In 2001, DPaul and I spent a month traveling and eating our way through Spain. We began the trip in Sitges and Barcelona, meandered our way through Andalucía for nearly two weeks, then wrapped things up with a quick jaunt to Toledo and finally nearly a week in Madrid. It was a life-changing trip on many levels.
Andalucia was the unqualified highlight. Being the last holdout of the Moorish kingdoms until the advent of the Catholic Monarchs at the end of the 15th century, it remains a place that speaks of cultural connections to the Islamic world in a way otherwise unseen in modern Europe. To this day, the whitewashed streets of Granada sport signs in Arabic, and you're more likely to encounter a tea house offering strong, tooth-achingly sweet mint tea than a Starbucks.
Our last stop in Andalucia was Córdoba, once the Moorish seat of government of nearly all of Iberia. The site to be seen is the Mezquita, a former mosque-turned-cathedral, famed for its forest of columns spanned by candy-striped arches.
Traveling with our friend Kate, we descended upon Córdoba by train from Sevilla, having already spent some ten days in the region. The Mezquita was our destination, but first, lunch beckoned.
We didn't really have a plan, just stumbling into the first place that looked nice nearby the Mezquita. Not uncommonly, this restaurant was nestled into an older building, occupying an al fresco courtyard, almost a cloisters. We took our seat, and were immediately presented with a glass of sherry poured directly from a cask in the middle of the floor. Good start.
I don't remember everything we had that day; in fact, I remember only one thing: A white gazpacho. It had never occurred to me that there was any kind of gazpacho other than the tomato-based variety, and I was entranced.
I knew it was made with almonds, but nothing more. For years it haunted me, and until recently I could find no recipes or even reference that such a thing existed. But then, just as it once again began to knock about in the dark corners of my memory, it presented itself to me. Catherine had beaten me to the punch, and posted a recipe. Such timing.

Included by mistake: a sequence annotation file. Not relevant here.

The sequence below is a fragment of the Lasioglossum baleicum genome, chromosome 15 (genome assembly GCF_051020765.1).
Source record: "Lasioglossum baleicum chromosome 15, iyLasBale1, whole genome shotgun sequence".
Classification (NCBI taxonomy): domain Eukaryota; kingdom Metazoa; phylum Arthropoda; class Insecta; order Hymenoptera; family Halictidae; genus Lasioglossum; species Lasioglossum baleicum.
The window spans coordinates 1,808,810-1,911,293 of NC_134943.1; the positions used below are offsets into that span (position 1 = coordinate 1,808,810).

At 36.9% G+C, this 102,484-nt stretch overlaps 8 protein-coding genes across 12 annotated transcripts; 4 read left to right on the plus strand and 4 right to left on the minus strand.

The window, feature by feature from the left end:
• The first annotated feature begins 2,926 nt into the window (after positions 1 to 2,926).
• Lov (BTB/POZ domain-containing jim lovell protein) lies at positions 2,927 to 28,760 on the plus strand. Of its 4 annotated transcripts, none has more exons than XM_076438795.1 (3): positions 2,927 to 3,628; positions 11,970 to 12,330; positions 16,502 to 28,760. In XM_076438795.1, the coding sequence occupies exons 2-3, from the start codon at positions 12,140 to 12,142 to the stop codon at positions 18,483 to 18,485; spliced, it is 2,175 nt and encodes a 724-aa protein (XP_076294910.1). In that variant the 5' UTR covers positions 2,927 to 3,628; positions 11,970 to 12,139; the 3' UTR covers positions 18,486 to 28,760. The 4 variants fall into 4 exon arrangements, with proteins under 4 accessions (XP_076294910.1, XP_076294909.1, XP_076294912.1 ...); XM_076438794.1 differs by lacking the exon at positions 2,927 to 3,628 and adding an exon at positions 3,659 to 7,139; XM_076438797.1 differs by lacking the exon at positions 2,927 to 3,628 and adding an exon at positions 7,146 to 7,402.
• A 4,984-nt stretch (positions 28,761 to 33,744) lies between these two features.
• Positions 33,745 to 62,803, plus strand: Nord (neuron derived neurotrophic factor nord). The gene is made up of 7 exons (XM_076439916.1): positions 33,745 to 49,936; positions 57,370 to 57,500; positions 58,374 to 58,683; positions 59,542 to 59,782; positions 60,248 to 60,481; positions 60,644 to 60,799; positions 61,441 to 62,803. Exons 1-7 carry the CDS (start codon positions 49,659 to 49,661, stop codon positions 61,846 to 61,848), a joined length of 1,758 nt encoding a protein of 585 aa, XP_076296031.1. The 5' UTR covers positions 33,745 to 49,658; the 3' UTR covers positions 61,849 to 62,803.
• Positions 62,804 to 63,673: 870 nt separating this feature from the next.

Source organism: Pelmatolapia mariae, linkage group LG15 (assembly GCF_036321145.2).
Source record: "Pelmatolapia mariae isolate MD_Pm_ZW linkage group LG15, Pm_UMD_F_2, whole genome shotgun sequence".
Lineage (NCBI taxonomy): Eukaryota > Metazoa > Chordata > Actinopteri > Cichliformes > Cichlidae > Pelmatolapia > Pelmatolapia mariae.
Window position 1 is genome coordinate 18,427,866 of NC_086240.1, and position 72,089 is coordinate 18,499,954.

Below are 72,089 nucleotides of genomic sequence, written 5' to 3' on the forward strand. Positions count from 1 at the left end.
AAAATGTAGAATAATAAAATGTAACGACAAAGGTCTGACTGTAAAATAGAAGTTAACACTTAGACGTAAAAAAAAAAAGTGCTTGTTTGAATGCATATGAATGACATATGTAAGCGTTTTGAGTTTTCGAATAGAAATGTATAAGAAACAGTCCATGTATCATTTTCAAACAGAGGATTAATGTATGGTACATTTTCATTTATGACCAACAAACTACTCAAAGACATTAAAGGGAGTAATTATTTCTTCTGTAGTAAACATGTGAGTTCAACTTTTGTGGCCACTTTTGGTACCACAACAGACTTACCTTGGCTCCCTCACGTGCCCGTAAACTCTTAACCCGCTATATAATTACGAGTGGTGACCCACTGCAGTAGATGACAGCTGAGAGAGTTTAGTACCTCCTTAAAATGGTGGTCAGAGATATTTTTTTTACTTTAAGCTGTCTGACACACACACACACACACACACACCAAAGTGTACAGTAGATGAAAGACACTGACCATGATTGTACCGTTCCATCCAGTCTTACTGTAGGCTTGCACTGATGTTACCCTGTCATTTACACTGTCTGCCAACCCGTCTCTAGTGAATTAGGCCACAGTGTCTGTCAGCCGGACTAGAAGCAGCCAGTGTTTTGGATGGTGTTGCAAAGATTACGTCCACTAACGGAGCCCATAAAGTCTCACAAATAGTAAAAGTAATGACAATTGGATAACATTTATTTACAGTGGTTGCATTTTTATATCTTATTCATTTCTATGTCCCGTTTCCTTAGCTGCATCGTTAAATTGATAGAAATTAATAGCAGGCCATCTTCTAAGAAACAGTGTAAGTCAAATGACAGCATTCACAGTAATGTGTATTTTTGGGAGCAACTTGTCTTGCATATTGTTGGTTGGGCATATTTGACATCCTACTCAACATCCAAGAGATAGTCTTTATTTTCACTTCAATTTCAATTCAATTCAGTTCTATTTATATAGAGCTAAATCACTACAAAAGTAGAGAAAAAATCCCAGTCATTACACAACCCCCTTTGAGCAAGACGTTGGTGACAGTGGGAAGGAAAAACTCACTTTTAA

Similar to the classic ajo blanco, utilizing the same ingredients but with a lighter hand on the garlic and more grapes, this dish is everything I remember: The richness of almonds, sweetness from grapes, coolness from cucumbers and an unctuous texture. There's nothing like it.
This is one of the recipes I did a dry run ahead of time, and was glad I did. The gazpacho benefits from repeated processing and straining; you want to make it as smooth a texture as possible, though a mild graininess from the almonds isn't too offensive. I followed the advice of one of Catherine's commenters and allowed the mixture to stand a bit after the first processing to allow the flavors to infuse and the almonds to soften for a silkier texture. For garnish, I skewered a few grapes on a pick and set them asea in the soup.
1 c. blanched Marcona almonds
1 c. seedless white grapes
1/2 cucumber, peeled and seeded
1 garlic clove, smashed or coarsely chopped
6 slices rustic white bread (not sourdough), crusts removed and torn in pieces
2-1/2 c. cold water
1/2 c. good, fruity extra-virgin olive oil
3 Tbsp good sherry vinegar
salt and cayenne pepper to taste
Mix all ingredients and process until everything is broken down, working in batches if necessary. (We have a rather large Cuisinart, so we were able to do it all in one whir.) Keep the mix in the fridge for at least an hour. Process until smooth, and pass through a fine mesh sieve, using the back of a spoon to push through. Return the solid material in the sieve to the processor and whir again, and pass through the sieve once more. Discard any solids that do not break down sufficiently. If you want to be extra thorough, return the passed soup to the processor and give it another good whir, and a final pass through the sieve. Refrigerate and serve chilled. Garnish with grapes.